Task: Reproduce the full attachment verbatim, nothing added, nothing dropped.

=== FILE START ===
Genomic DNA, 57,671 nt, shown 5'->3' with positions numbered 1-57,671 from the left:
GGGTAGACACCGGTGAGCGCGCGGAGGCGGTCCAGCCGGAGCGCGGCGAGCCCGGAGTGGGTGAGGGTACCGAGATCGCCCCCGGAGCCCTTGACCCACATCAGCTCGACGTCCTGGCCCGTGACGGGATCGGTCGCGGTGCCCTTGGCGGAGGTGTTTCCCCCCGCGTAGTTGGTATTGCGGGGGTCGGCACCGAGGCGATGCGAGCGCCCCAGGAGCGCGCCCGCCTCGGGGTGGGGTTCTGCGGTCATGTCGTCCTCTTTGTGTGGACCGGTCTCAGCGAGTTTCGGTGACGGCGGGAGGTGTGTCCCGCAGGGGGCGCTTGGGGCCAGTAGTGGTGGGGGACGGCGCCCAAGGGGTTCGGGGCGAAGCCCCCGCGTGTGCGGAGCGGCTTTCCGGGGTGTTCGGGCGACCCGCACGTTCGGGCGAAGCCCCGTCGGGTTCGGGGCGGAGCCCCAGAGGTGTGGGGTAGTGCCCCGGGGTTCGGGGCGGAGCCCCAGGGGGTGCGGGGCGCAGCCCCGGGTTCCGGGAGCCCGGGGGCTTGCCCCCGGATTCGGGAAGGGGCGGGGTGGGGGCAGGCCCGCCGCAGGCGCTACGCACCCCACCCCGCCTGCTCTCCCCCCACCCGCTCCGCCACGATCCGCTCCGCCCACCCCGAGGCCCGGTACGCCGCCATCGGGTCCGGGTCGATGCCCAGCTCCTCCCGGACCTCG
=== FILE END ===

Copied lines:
Genomic DNA, 57,671 nt, shown 5'->3' with positions numbered 1-57,671 from the left:
GGGTAGACACCGGTGAGCGCGCGGAGGCGGTCCAGCCGGAGCGCGGCGAGCCCGGAGTGGGTGAGGGTACCGAGATCGCCCCCGGAGCCCTTGACCCACATCAGCTCGACGTCCTGGCCCGTGACGGGATCGGTCGCGGTGCCCTTGGCGGAGGTGTTTCCCCCCGCGTAGTTGGTATTGCGGGGGTCGGCACCGAGGCGATGCGAGCGCCCCAGGAGCGCGCCCGCCTCGGGGTGGGGTTCTGCGGTCATGTCGTCCTCTTTGTGTGGACCGGTCTCAGCGAGTTTCGGTGACGGCGGGAGGTGTGTCCCGCAGGGGGCGCTTGGGGCCAGTAGTGGTGGGGGACGGCGCCCAAGGGGTTCGGGGCGAAGCCCCCGCGTGTGCGGAGCGGCTTTCCGGGGTGTTCGGGCGACCCGCACGTTCGGGCGAAGCCCCGTCGGGTTCGGGGCGGAGCCCCAGAGGTGTGGGGTAGTGCCCCGGGGTTCGGGGCGGAGCCCCAGGGGGTGCGGGGCGCAGCCCCGGGTTCCGGGAGCCCGGGGGCTTGCCCCCGGATTCGGGAAGGGGCGGGGTGGGGGCAGGCCCGCCGCAGGCGCTACGCACCCCACCCCGCCTGCTCTCCCCCCACCCGCTCCGCCACGATCCGCTCCGCCCACCCCGAGGCCCGGTACGCCGCCATCGGGTCCGGGTCGATGCCCAGCTCCTCCCGGACCTCG